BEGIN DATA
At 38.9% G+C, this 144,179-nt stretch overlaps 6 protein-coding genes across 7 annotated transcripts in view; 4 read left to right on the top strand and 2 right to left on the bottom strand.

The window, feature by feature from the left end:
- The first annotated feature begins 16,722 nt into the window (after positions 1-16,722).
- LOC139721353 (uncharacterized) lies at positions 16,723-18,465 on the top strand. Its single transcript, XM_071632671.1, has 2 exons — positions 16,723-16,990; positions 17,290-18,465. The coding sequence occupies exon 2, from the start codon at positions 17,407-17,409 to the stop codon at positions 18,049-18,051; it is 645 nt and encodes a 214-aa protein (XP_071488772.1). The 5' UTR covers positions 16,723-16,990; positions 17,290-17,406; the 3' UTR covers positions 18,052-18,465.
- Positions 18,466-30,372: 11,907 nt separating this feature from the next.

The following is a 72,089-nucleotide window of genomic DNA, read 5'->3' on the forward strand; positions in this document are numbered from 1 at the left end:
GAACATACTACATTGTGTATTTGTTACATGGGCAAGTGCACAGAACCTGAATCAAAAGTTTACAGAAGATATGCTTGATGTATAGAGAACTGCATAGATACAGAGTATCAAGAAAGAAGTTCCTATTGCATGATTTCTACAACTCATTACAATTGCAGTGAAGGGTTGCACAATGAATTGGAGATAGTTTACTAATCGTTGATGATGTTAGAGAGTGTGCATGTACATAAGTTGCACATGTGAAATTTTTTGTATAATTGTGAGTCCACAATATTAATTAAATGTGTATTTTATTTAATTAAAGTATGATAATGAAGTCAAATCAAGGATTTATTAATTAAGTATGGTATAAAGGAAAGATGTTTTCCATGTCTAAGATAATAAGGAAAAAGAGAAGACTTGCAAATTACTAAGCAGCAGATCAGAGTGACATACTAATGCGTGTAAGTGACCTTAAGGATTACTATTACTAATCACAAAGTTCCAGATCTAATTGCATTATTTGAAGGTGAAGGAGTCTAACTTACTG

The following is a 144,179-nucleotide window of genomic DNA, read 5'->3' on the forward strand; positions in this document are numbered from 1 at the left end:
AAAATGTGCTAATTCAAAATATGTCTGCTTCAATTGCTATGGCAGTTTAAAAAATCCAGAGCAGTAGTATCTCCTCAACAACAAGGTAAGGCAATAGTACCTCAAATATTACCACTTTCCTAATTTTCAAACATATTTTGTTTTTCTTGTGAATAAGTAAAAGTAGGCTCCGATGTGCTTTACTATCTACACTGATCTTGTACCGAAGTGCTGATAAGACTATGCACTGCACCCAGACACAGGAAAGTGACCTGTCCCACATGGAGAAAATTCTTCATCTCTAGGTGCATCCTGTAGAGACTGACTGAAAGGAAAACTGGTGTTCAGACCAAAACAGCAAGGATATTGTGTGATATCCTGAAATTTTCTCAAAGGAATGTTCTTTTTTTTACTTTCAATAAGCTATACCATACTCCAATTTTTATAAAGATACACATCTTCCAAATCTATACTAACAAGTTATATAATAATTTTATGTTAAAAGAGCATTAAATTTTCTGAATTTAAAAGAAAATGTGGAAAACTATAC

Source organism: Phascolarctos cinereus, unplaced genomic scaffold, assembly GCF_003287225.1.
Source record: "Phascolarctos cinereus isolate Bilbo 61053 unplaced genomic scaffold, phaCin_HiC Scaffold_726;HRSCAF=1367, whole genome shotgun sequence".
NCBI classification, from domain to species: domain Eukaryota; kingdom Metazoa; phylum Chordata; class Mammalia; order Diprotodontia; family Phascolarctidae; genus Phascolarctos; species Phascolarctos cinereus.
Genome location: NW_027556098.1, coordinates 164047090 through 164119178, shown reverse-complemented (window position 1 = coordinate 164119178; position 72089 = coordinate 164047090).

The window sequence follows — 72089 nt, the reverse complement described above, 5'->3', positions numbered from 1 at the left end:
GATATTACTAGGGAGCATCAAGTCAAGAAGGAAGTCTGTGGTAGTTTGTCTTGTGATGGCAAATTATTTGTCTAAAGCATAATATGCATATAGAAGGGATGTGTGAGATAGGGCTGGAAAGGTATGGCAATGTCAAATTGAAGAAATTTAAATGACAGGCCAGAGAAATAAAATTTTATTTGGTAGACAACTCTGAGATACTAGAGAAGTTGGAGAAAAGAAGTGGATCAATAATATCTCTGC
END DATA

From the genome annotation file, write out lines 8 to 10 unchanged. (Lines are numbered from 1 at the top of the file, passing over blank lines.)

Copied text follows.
The following is a 144,179-nucleotide window of genomic DNA, read 5'->3' on the forward strand; positions in this document are numbered from 1 at the left end:
AAAATGTGCTAATTCAAAATATGTCTGCTTCAATTGCTATGGCAGTTTAAAAAATCCAGAGCAGTAGTATCTCCTCAACAACAAGGTAAGGCAATAGTACCTCAAATATTACCACTTTCCTAATTTTCAAACATATTTTGTTTTTCTTGTGAATAAGTAAAAGTAGGCTCCGATGTGCTTTACTATCTACACTGATCTTGTACCGAAGTGCTGATAAGACTATGCACTGCACCCAGACACAGGAAAGTGACCTGTCCCACATGGAGAAAATTCTTCATCTCTAGGTGCATCCTGTAGAGACTGACTGAAAGGAAAACTGGTGTTCAGACCAAAACAGCAAGGATATTGTGTGATATCCTGAAATTTTCTCAAAGGAATGTTCTTTTTTTTACTTTCAATAAGCTATACCATACTCCAATTTTTATAAAGATACACATCTTCCAAATCTATACTAACAAGTTATATAATAATTTTATGTTAAAAGAGCATTAAATTTTCTGAATTTAAAAGAAAATGTGGAAAACTATAC

Source organism: Phascolarctos cinereus, unplaced genomic scaffold, assembly GCF_003287225.1.